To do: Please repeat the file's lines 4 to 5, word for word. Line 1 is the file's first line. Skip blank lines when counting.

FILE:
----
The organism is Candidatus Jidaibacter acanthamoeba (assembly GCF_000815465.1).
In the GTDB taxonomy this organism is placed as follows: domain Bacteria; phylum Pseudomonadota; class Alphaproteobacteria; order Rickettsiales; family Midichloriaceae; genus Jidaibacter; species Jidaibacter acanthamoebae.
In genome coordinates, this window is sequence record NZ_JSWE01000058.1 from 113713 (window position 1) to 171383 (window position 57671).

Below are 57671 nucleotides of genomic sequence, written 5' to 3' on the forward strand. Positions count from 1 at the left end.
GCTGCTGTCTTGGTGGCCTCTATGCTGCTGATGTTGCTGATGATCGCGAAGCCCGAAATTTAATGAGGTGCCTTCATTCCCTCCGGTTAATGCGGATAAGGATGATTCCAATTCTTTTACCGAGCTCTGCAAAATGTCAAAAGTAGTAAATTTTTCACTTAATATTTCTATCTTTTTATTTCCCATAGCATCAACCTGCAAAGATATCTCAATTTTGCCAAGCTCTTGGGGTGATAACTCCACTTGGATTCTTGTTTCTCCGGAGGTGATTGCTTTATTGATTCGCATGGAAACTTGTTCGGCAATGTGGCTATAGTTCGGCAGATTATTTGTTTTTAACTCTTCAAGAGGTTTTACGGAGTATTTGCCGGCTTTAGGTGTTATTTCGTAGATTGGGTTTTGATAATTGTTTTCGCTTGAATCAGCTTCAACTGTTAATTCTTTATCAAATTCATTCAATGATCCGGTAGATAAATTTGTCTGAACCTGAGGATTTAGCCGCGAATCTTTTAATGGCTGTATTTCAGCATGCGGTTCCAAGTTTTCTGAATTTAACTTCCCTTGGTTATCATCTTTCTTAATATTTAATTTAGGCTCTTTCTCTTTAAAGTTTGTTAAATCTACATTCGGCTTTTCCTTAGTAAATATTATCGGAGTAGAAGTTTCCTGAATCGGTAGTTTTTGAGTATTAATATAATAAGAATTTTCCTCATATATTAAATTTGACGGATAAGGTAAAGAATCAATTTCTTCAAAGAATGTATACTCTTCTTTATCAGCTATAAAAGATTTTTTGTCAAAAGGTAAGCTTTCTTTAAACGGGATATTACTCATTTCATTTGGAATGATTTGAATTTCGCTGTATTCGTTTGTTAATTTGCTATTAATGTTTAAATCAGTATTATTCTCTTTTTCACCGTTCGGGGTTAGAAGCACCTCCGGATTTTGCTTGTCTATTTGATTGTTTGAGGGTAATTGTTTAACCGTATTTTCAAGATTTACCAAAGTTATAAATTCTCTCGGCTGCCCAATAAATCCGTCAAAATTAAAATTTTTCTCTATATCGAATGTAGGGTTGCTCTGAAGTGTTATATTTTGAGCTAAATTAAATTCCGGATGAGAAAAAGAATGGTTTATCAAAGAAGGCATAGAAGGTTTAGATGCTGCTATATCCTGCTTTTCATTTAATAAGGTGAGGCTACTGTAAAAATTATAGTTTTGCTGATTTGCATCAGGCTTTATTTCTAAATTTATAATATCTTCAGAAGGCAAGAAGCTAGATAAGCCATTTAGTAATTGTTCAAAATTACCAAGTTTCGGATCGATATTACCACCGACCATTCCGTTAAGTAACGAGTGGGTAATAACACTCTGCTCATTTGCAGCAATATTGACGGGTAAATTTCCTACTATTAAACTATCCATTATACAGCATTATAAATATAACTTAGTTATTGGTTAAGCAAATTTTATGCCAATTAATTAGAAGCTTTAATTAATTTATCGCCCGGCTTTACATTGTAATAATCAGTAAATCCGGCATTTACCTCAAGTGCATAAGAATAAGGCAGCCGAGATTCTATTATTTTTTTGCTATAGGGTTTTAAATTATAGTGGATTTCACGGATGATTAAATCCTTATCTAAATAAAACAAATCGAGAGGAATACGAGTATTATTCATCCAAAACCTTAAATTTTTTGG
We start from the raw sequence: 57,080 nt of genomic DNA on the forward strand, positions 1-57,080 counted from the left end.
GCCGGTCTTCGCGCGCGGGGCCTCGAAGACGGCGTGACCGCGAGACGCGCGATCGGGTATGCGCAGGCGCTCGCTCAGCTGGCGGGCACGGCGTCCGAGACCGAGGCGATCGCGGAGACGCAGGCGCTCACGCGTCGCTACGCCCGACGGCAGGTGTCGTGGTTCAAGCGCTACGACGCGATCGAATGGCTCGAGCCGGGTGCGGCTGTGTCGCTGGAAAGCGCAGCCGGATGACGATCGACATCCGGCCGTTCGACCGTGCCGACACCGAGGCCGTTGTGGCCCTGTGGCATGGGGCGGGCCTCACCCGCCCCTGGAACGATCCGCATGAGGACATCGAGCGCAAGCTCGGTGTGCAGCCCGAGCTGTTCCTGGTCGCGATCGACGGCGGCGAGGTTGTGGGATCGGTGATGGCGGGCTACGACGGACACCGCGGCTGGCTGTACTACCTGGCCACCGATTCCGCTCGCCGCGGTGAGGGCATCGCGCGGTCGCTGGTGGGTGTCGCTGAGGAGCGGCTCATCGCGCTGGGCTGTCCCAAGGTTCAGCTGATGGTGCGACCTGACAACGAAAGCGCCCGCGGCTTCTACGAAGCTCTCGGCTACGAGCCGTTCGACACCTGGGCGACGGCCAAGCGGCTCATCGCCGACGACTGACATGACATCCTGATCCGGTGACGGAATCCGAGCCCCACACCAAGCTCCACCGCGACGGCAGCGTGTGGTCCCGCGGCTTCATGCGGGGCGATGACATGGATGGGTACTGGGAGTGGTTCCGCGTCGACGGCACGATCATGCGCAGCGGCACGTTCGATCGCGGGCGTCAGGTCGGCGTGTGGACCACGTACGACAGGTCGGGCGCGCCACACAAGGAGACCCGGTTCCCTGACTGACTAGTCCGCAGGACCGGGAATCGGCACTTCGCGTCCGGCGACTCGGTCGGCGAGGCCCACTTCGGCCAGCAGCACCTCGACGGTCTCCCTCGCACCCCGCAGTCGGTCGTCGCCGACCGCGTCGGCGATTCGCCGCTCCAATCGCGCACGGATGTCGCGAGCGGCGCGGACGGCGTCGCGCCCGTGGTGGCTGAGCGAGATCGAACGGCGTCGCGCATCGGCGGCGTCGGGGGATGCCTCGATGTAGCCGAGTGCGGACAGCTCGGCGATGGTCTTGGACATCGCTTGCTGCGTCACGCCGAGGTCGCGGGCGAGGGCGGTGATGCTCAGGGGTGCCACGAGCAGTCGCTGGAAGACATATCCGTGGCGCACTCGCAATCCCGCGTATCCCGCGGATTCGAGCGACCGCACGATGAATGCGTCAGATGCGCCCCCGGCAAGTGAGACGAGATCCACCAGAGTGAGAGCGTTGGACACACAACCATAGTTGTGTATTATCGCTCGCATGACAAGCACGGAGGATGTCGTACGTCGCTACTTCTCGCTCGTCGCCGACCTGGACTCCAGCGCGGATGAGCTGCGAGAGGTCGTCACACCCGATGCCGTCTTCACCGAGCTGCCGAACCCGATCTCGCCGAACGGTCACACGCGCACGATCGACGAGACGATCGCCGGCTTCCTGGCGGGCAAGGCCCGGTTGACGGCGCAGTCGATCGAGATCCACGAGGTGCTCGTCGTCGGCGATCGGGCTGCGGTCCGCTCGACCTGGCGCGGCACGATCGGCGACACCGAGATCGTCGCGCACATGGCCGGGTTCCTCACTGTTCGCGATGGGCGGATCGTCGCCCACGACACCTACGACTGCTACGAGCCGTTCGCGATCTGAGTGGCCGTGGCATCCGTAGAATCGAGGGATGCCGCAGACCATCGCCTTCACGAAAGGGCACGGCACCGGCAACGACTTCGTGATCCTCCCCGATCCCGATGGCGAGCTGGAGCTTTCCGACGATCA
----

Below are 57671 nucleotides of genomic sequence, written 5' to 3' on the forward strand. Positions count from 1 at the left end.
GCTGCTGTCTTGGTGGCCTCTATGCTGCTGATGTTGCTGATGATCGCGAAGCCCGAAATTTAATGAGGTGCCTTCATTCCCTCCGGTTAATGCGGATAAGGATGATTCCAATTCTTTTACCGAGCTCTGCAAAATGTCAAAAGTAGTAAATTTTTCACTTAATATTTCTATCTTTTTATTTCCCATAGCATCAACCTGCAAAGATATCTCAATTTTGCCAAGCTCTTGGGGTGATAACTCCACTTGGATTCTTGTTTCTCCGGAGGTGATTGCTTTATTGATTCGCATGGAAACTTGTTCGGCAATGTGGCTATAGTTCGGCAGATTATTTGTTTTTAACTCTTCAAGAGGTTTTACGGAGTATTTGCCGGCTTTAGGTGTTATTTCGTAGATTGGGTTTTGATAATTGTTTTCGCTTGAATCAGCTTCAACTGTTAATTCTTTATCAAATTCATTCAATGATCCGGTAGATAAATTTGTCTGAACCTGAGGATTTAGCCGCGAATCTTTTAATGGCTGTATTTCAGCATGCGGTTCCAAGTTTTCTGAATTTAACTTCCCTTGGTTATCATCTTTCTTAATATTTAATTTAGGCTCTTTCTCTTTAAAGTTTGTTAAATCTACATTCGGCTTTTCCTTAGTAAATATTATCGGAGTAGAAGTTTCCTGAATCGGTAGTTTTTGAGTATTAATATAATAAGAATTTTCCTCATATATTAAATTTGACGGATAAGGTAAAGAATCAATTTCTTCAAAGAATGTATACTCTTCTTTATCAGCTATAAAAGATTTTTTGTCAAAAGGTAAGCTTTCTTTAAACGGGATATTACTCATTTCATTTGGAATGATTTGAATTTCGCTGTATTCGTTTGTTAATTTGCTATTAATGTTTAAATCAGTATTATTCTCTTTTTCACCGTTCGGGGTTAGAAGCACCTCCGGATTTTGCTTGTCTATTTGATTGTTTGAGGGTAATTGTTTAACCGTATTTTCAAGATTTACCAAAGTTATAAATTCTCTCGGCTGCCCAATAAATCCGTCAAAATTAAAATTTTTCTCTATATCGAATGTAGGGTTGCTCTGAAGTGTTATATTTTGAGCTAAATTAAATTCCGGATGAGAAAAAGAATGGTTTATCAAAGAAGGCATAGAAGGTTTAGATGCTGCTATATCCTGCTTTTCATTTAATAAGGTGAGGCTACTGTAAAAATTATAGTTTTGCTGATTTGCATCAGGCTTTATTTCTAAATTTATAATATCTTCAGAAGGCAAGAAGCTAGATAAGCCATTTAGTAATTGTTCAAAATTACCAAGTTTCGGATCGATATTACCACCGACCATTCCGTTAAGTAACGAGTGGGTAATAACACTCTGCTCATTTGCAGCAATATTGACGGGTAAATTTCCTACTATTAAACTATCCATTATACAGCATTATAAATATAACTTAGTTATTGGTTAAGCAAATTTTATGCCAATTAATTAGAAGCTTTAATTAATTTATCGCCCGGCTTTACATTGTAATAATCAGTAAATCCGGCATTTACCTCAAGTGCATAAGAATAAGGCAGCCGAGATTCTATTATTTTTTTGCTATAGGGTTTTAAATTATAGTGGATTTCACGGATGATTAAATCCTTATCTAAATAAAACAAATCGAGAGGAATACGAGTATTATTCATCCAAAACCTTAAATTTTTTGG